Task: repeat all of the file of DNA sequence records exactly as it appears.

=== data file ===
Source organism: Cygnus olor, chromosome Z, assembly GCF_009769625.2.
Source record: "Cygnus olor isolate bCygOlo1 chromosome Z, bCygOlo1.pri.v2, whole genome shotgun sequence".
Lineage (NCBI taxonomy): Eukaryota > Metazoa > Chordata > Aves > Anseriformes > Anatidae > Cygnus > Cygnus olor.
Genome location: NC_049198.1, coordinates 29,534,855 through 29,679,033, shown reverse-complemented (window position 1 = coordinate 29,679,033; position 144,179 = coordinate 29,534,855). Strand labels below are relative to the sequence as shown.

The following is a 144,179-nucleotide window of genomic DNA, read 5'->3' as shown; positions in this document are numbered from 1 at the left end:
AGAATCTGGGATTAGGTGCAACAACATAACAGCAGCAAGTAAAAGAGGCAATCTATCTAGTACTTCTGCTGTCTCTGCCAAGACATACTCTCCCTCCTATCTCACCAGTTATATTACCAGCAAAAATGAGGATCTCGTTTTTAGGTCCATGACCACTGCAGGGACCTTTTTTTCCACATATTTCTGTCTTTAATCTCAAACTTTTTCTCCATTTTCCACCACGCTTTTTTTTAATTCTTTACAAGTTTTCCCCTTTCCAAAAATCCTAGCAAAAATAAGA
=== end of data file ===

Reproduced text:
Source organism: Cygnus olor, chromosome Z, assembly GCF_009769625.2.
Source record: "Cygnus olor isolate bCygOlo1 chromosome Z, bCygOlo1.pri.v2, whole genome shotgun sequence".
Lineage (NCBI taxonomy): Eukaryota > Metazoa > Chordata > Aves > Anseriformes > Anatidae > Cygnus > Cygnus olor.
Genome location: NC_049198.1, coordinates 29,534,855 through 29,679,033, shown reverse-complemented (window position 1 = coordinate 29,679,033; position 144,179 = coordinate 29,534,855). Strand labels below are relative to the sequence as shown.

The following is a 144,179-nucleotide window of genomic DNA, read 5'->3' as shown; positions in this document are numbered from 1 at the left end:
AGAATCTGGGATTAGGTGCAACAACATAACAGCAGCAAGTAAAAGAGGCAATCTATCTAGTACTTCTGCTGTCTCTGCCAAGACATACTCTCCCTCCTATCTCACCAGTTATATTACCAGCAAAAATGAGGATCTCGTTTTTAGGTCCATGACCACTGCAGGGACCTTTTTTTCCACATATTTCTGTCTTTAATCTCAAACTTTTTCTCCATTTTCCACCACGCTTTTTTTTAATTCTTTACAAGTTTTCCCCTTTCCAAAAATCCTAGCAAAAATAAGA